• Monkeys do a strange thing (well, several actually, but this is just one of them). They like to sit on very high ledges or on the roofs of buildings with their backs to
    the edge. I can see this as a bit of a safety thing (no one can creep up on them) but I’d hate to see them get it wrong. Mind you, I haven’t seen any monkeys
    splatted on the ground so far. I know I seem to rave on about monkeys a lot, but there’s a severe lack of lizards up here and I have to watch something.
  • They have cute ideas for condiment containers at the cafes here. They put soy sauce, vinegar, garlic water, etc, into old whiskey and gin hip flasks or vodka bottles. Or plastic cats that spill out salt, or – a favourite of Ernie’s – plastic
    penguins with tomato sauce in. Imagine sitting to enjoy your meal, and then “Penguin spit anyone?” Talk about cordon bleau.
  • It’s fun to sit at the cafe upstairs and watch the cows trying to steal food. One miscreant walked away with a cardboard box in it’s mouth yesterday and almost got away with it.

I had a dog have a go at me one of the first days I was here. Thank
goodness it had been tied up. It was the only dog that had done so here. Then when I went up for breakfast (well, brunch, in all honesty), there it was, tied up and sitting next to it’s owner, who is a Westerner who’s been in India for a long time and kind of lost the plot. You see at least one of these people in every town in India I think. I instantly recognised the dog and the look in its eye. I was quite glad to realise that this wasn’t one of the local dogs, with which I generally get on fine. This one is an imposter. Huh! One day it will meet it’s match.
Maybe in one of the monkeys if it’s really unlucky.

Other random observations;

  • The local stores here are often called “Daily Needs Stores’. Oh, and just because they advertise that they have something, i.e. a computer with internet, doesn’t mean it’s actually true. Sometimes you walk in and ask for what they’re advertising and they look at you as if you’re mad.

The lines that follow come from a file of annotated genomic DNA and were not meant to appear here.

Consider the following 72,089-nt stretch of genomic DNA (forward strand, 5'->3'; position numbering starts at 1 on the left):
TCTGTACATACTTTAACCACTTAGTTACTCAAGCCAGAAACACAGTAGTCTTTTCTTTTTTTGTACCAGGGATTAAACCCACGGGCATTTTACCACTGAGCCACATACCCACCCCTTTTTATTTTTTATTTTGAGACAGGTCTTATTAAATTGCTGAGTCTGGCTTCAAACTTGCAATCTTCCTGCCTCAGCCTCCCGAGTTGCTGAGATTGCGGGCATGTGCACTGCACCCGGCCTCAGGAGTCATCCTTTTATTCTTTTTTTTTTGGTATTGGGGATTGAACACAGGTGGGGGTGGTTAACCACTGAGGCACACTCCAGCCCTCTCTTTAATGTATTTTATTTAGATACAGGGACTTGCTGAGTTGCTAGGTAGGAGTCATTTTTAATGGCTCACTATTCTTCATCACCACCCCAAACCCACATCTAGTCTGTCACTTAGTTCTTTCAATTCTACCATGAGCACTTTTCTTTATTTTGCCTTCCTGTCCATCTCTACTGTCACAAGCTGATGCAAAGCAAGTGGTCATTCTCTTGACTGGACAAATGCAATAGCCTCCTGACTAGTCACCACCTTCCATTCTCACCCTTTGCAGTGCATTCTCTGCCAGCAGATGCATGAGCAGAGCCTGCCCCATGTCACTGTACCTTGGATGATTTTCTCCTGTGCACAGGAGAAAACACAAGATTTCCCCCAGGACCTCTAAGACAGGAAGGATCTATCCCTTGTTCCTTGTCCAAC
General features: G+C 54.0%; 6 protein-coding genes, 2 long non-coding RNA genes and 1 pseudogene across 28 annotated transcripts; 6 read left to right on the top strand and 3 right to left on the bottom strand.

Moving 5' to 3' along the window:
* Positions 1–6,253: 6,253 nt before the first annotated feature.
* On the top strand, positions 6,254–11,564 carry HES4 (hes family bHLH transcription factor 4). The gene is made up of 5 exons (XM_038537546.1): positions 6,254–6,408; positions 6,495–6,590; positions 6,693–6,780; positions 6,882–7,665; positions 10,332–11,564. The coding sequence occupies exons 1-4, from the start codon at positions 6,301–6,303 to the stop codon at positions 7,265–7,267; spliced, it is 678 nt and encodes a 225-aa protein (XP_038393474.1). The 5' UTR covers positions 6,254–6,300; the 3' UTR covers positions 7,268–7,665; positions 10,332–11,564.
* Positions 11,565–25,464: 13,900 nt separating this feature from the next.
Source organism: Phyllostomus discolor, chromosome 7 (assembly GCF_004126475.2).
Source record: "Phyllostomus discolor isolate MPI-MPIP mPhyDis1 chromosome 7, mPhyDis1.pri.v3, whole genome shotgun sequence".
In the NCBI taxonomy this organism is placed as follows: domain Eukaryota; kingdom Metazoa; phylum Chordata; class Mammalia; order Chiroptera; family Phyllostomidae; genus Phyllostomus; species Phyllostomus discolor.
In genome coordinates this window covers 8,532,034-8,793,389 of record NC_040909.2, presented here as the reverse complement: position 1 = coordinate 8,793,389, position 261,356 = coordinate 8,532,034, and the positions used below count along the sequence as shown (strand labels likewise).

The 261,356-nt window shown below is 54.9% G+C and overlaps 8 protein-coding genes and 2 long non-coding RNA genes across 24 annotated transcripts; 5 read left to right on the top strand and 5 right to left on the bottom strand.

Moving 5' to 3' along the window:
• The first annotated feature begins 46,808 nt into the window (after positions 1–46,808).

• Up here in the mountain villages, flat roads are a little less than common. There are often piles of bricks or large stones around to use as handbrakes. So one person will park the vehicle and anothe couple will race over and put these ‘handbrakes
    place. Obviously, they’ve learnt to be pretty quick at it.
  • On t.v. there are a lot of ads with ‘skin-lightening’ or ‘skin whitening’ cream. I shudder to think what’s in the darned things. There seems to be quite an attitude here that lighter skin is better. I dunno. I think many of the people in this country are absolutely gorgeous, each to his own I guess.
  • Snacks (packets of chips, nuts, buja, etc) are manufactured so that they hang in rows outside the shops. Then you just have to tear a packet off. Very practical.
  • We were wondering when looking at the menu at our favourite cafe what ‘Uncle Chips’ are. They call french fries ‘finger chips’ but we couldn’t figure out the ‘Uncle Chips’. Turns out it’s just a packet of chips that they race across to the daily needs shop to get for you.

Footnote: I was one minute too late in closing this. The power cut did happen. I must listen to my intuition more and never mind the grammar check.